It all started in the 1940s, with the search for a better way to package milk.
Something that could protect what was inside—and the people who drank it—by keeping it safe and stable, even when refrigeration wasn’t available. Something efficient, with a minimized impact on the environment.
“Doing something that nobody else had done before is actually quite hard.”
What we set out to do had never been done, and it took a decade of development to create the first paper-based package that could do what we had in mind. Even the way we planned to fill it (and keep it safe, healthy, and free of bacteria in the process) presented a puzzle that eventually became one of our hallmarks.
Our aseptic cartons were considered one of the most important food innovations of the 20th century.
It was an enormous challenge. But it’s how we created the first Tetra Pak carton package, the distinctive tetrahedron-shaped packaging that inspired our name with its simple, efficient design.
For over half a century, we’ve been creating carton packaging that can safely and sustainably hold liquid food—including milk, of course—to meet the needs of hundreds of millions of people every day.
Today, we’re able to get food to people everywhere, protecting them by protecting what’s inside, with only minimal impact on our environment.
At Tetra Pak, we protect what’s good.
We still abide by our founding philosophy, the idea that packaging should save more—food and resources—than it costs. It's a way of thought that matters even more today than when we started
out—and one which will matter even more tomorrow.
All over the world, people are hard at work in small ways on the things that matter to all of us most, from the environment around us to the food that fuels us.
They’re changing how we raise, consume, and think about food, how we care for ourselves and our resources, and they’re sharing the kind of ideas that will change our future for the better.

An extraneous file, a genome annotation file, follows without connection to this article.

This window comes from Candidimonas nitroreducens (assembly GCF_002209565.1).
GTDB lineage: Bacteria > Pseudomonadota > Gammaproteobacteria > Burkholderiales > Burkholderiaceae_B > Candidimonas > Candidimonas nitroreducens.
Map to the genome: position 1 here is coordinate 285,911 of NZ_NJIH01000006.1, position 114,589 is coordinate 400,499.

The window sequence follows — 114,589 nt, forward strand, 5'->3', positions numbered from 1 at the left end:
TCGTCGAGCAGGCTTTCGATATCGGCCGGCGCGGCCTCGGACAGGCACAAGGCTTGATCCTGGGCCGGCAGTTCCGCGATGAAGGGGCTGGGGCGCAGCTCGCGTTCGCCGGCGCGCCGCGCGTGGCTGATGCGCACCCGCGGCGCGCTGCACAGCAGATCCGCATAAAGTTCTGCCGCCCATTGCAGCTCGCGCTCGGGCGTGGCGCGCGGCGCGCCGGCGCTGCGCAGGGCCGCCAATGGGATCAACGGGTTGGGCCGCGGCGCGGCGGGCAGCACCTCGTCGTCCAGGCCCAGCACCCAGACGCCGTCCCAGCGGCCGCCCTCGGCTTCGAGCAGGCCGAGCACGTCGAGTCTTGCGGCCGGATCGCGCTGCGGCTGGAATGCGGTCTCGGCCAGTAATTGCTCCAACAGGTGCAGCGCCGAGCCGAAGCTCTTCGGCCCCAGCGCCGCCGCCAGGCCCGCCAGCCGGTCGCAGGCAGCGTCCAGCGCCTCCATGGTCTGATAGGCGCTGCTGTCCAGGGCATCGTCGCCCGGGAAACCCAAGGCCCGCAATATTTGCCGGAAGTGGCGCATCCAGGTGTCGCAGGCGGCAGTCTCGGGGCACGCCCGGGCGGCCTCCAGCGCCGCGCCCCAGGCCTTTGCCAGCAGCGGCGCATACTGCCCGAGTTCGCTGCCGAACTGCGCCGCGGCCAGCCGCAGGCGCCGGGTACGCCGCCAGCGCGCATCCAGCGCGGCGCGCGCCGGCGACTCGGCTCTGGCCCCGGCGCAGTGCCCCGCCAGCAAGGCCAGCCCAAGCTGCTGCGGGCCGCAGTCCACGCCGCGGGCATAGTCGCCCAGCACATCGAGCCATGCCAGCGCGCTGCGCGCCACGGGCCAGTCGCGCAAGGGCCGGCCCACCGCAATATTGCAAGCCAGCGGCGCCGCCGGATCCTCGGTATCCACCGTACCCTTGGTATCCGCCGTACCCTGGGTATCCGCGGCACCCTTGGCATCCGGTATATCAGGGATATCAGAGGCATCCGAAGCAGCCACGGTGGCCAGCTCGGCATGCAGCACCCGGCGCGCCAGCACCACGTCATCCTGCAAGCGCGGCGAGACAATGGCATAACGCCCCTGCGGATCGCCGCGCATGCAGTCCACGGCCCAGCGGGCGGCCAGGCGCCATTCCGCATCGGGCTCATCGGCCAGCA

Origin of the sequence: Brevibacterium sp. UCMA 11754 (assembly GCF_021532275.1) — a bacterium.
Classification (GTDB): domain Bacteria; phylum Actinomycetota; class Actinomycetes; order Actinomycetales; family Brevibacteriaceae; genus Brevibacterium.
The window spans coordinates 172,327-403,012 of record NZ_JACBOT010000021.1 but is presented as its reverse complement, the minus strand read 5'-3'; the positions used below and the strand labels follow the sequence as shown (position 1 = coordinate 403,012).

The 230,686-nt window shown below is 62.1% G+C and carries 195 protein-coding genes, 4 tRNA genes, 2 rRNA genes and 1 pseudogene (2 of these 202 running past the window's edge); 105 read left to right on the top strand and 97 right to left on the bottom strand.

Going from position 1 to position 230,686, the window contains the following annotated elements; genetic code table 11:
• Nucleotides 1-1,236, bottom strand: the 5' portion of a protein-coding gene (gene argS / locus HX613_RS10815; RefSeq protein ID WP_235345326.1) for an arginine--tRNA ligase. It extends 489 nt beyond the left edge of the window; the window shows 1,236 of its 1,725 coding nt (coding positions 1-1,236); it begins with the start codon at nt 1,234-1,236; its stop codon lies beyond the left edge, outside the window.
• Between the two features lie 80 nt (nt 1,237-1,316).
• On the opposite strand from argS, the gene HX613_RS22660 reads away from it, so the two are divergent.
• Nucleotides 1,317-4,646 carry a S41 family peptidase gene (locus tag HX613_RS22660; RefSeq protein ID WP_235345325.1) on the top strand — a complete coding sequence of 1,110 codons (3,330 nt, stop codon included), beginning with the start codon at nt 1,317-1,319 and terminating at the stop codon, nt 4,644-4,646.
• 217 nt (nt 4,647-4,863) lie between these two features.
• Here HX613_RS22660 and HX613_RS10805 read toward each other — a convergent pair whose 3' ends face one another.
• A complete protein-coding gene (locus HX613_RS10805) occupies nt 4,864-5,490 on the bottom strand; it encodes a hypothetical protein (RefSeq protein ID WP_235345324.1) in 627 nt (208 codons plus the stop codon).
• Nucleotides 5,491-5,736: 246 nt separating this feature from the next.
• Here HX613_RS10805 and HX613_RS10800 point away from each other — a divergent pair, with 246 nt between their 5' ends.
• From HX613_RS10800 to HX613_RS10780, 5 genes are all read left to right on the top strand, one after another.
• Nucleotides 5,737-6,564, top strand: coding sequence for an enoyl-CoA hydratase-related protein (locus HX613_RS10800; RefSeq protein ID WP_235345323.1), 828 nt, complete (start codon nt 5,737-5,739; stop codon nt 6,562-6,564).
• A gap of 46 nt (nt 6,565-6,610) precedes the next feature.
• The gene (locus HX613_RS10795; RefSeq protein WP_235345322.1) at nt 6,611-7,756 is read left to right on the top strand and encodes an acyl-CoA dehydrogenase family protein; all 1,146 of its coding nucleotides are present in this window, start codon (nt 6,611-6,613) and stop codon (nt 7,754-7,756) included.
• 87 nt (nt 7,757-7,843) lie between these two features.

They’re doing it at the grassroots, quietly and without fanfare.
We’re sharing their stories.
At Groundwork, we’re giving them the attention they deserve: yours. We’re sharing their stories so you can, too.
It’s just one small way you can make an impact. Because when it comes to innovation, inspiration, and changing the world, sometimes one good idea, shared, is all it takes.
Spread the word.
Know someone who’s doing their part to change our world from the ground up?
When Dr. Ruben Rausing invented a new way to package milk, he probably didn’t realize he’d just changed the world.
It didn’t take long to figure out that these cartons were perfect for packaging more than milk. Today, airtight, shelf-stable Tetra Pak® cartons are used around the world to keep juice, water, soup, olive oil, nutritional shakes, vegetables, and more safe and sound.
Tetra Pak cartons use multiple layers of materials to ensure nothing gets in or out of the package. The cartons are made mostly of paperboard, with thin layers of plastic and aluminum working together to keep light, oxygen, and bacteria out, meaning no contamination and no preservatives needed. Ever.
By protecting the integrity of the product, the carton preserves both the taste of the food and all the essential nutrients stored inside.
In fact, Tetra Pak cartons have a better package-to-product ratio than an egg. By using just the right amount of material, Tetra Pak can ensure maximum product protection while using minimal resources.
Protecting our environment, our food sources, and our natural resources is an essential part of preserving our shared future. That’s why Tetra Pak is committed to using renewable materials—natural resources that replenish over time—and meeting environmentally friendly manufacturing standards.
100% of the paperboard in Tetra Pak cartons is Forest Stewardship Council Chain of Custody certified, meaning all of it can be traced back to responsibly managed forests.
And after they’ve been recycled, the cartons can be turned into tissue, paper products, and green building materials.
Lab, meet kitchen. Kitchen, meet lab.